Dr Ping-ti Ho, professor of history at the University of Chicago and an expert in Chinese Demography, in a book titled Studies on the Population of China, 1368–1953 (Harvard East Asian Studies No 4, 1959), also mentioned numerous flaws in the 1953 census on which famine death projections are made, though acknowledging the lack of more accurate sources.
Critics of Jung Chang and Jon Halliday's book Mao: The Unknown Story often cite these studies as evidence that their body count (38 million) may be exaggerated. However, sinologist Stuart Schram believes their estimate "may well be the most accurate." Jung Chang argues that "Mao had actually allowed for many more deaths. Although slaughter was not his purpose with the Leap, he was more than ready for myriad deaths to result, and had hinted to his top echelon that they should not be too shocked if they happened." In light of evidence provided in their book, R.J. Rummel believes that the mass dyings associated with Great Leap Forward now constitute "democide" and revised his democide total for the People's Republic of China from 35 million to 77 million.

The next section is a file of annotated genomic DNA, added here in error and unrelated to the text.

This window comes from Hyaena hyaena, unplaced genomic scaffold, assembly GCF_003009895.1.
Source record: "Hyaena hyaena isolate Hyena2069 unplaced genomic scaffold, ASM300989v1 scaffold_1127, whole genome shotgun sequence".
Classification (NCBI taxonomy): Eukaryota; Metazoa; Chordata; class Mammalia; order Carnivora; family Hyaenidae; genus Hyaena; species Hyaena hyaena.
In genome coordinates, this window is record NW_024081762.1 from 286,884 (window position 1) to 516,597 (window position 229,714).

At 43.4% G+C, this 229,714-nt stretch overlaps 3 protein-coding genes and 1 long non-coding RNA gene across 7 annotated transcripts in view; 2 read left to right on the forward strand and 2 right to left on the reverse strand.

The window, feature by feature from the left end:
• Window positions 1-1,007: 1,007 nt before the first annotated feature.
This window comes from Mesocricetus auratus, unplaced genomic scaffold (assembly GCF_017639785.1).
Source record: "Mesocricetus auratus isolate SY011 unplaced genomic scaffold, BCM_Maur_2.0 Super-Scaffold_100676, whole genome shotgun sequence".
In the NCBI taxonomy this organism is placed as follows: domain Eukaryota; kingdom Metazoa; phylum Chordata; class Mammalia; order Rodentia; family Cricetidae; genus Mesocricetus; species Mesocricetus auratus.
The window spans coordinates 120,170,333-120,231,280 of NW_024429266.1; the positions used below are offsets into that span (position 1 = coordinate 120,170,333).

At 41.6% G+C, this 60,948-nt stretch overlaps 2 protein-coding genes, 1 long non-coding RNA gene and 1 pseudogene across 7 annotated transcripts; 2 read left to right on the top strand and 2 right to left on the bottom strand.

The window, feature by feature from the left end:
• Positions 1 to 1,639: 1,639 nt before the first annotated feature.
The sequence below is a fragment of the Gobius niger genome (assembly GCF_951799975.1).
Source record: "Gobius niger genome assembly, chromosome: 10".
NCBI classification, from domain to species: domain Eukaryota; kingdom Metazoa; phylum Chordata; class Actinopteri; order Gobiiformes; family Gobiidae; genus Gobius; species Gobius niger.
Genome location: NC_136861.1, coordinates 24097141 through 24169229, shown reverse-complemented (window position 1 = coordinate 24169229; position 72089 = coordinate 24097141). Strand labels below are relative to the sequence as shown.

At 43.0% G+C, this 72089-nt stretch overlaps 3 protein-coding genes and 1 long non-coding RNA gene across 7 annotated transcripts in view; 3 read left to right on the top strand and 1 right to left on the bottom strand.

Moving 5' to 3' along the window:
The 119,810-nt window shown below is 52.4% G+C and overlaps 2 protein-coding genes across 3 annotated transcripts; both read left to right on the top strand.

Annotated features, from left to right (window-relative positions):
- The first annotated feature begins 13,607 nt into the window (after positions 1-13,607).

One authoritative account of the famine, a 1,100-page study by Yang Jisheng, a long-time communist party member and a reporter for the official Chinese news agency Xinhua, puts the number of deaths from the Great Chinese Famine at 36 million. His book, entitled Tombstone (Mùbēi, 2008), challenges the official Communist Party line that the famine was largely a result of "Three Years of Natural Disasters" and he puts the blame squarely on Maoist policies, such as diverting agricultural workers to steel production instead of growing crops, and exporting grain at the same time. During the course of his research, Yang uncovered that some 22 million tons of grain was held in public granaries at the height of the famine, reports of the starvation went up the bureaucracy only to be ignored by top officials, and the authorities ordered that statistics be destroyed in regions where population decline became evident. Economist Steven Rosefielde argues that Yang's account "shows that Mao's slaughter was caused in considerable part by terror-starvation; that is, voluntary manslaughter (and perhaps murder) rather than innocuous famine."